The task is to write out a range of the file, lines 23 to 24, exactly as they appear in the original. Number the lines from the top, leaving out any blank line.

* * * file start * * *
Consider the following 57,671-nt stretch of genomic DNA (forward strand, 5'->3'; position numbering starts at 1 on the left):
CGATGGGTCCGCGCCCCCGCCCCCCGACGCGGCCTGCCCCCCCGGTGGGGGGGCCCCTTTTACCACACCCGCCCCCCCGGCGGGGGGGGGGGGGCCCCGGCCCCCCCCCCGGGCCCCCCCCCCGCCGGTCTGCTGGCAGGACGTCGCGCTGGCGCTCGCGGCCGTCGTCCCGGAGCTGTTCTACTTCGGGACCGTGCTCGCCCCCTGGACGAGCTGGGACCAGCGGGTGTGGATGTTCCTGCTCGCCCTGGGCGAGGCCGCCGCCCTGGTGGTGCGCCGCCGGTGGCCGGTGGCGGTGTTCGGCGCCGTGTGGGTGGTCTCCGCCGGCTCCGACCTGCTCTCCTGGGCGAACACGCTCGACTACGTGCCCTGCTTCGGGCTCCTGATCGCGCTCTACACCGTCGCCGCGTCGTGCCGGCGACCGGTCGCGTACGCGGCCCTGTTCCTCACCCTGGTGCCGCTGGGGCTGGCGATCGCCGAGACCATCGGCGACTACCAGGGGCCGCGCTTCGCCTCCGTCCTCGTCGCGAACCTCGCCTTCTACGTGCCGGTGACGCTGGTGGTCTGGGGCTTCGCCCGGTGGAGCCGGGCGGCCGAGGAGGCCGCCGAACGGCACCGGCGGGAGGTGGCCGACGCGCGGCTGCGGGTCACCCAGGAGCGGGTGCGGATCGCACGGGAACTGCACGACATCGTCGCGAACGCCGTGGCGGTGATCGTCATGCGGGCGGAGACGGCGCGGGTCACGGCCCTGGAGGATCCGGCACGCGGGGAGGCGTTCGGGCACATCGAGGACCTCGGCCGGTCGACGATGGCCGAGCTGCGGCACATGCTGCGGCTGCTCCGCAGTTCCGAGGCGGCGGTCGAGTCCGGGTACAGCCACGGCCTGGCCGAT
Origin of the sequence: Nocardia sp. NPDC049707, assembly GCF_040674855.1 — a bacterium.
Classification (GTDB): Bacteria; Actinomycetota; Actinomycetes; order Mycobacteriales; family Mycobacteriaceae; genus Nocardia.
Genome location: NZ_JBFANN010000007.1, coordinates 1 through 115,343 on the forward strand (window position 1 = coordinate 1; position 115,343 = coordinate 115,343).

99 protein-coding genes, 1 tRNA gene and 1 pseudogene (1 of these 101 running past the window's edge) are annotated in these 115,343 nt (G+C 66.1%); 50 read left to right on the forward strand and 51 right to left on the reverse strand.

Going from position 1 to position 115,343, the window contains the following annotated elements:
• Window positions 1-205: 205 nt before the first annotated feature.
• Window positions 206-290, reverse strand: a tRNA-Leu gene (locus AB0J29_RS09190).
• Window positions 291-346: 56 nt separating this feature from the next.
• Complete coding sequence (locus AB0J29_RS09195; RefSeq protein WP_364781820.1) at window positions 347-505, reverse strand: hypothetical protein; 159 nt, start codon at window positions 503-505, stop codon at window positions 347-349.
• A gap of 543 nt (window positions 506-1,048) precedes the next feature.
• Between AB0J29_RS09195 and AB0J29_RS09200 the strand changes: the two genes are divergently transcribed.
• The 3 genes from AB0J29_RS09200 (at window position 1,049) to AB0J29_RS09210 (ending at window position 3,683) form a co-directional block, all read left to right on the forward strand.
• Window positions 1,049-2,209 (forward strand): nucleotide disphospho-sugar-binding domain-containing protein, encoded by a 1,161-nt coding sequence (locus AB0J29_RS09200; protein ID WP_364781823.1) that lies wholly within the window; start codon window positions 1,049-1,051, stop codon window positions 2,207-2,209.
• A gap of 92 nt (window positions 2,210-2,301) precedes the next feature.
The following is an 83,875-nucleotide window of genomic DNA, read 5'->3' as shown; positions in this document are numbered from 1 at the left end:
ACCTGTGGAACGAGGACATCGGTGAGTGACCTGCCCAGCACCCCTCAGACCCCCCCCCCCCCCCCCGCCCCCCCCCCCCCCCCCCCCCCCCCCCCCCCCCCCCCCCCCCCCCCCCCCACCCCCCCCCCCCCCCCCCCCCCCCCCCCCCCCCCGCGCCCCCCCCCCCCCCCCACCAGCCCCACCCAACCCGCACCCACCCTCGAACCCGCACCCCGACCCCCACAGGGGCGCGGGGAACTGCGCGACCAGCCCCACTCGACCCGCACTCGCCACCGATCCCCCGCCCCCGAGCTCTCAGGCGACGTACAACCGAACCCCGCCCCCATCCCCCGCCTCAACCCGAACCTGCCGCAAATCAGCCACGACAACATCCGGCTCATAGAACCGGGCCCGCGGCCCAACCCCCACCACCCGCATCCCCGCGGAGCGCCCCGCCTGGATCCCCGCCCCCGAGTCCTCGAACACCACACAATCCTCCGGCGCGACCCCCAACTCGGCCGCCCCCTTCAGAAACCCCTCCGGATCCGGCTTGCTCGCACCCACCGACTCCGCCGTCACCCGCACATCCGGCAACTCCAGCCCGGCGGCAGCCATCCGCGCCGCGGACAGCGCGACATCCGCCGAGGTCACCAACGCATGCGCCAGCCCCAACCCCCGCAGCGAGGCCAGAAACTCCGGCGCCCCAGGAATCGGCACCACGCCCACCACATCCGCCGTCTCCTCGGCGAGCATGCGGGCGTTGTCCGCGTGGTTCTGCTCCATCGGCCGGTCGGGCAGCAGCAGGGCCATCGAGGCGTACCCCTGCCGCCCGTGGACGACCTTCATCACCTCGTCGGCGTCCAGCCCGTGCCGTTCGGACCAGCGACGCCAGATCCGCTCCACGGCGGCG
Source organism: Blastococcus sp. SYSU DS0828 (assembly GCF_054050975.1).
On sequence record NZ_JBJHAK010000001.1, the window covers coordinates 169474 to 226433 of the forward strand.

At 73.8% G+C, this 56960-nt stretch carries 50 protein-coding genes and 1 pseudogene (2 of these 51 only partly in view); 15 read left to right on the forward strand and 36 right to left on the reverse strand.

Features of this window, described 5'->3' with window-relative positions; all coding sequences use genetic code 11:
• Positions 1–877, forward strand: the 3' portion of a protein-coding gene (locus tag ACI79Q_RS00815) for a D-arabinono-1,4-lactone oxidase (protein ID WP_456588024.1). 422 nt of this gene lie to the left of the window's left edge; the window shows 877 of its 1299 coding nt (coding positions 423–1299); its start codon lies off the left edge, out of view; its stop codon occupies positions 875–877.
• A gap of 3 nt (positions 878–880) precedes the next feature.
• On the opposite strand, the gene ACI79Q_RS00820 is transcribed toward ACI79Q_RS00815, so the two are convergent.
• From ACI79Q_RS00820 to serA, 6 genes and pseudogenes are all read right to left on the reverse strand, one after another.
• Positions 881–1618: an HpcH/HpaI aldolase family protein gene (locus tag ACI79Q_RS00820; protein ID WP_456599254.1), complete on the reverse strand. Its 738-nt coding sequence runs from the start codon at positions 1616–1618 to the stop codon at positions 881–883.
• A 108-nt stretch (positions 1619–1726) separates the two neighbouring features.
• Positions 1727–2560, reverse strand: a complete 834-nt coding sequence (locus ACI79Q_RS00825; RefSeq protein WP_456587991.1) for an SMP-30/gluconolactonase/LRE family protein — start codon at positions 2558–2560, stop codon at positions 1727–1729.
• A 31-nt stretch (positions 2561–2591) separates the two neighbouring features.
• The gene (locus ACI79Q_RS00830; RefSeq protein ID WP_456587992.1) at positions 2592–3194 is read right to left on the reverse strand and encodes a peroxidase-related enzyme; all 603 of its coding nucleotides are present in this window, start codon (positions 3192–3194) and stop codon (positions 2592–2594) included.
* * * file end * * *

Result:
• Positions 1–877, forward strand: the 3' portion of a protein-coding gene (locus tag ACI79Q_RS00815) for a D-arabinono-1,4-lactone oxidase (protein ID WP_456588024.1). 422 nt of this gene lie to the left of the window's left edge; the window shows 877 of its 1299 coding nt (coding positions 423–1299); its start codon lies off the left edge, out of view; its stop codon occupies positions 875–877.
• A gap of 3 nt (positions 878–880) precedes the next feature.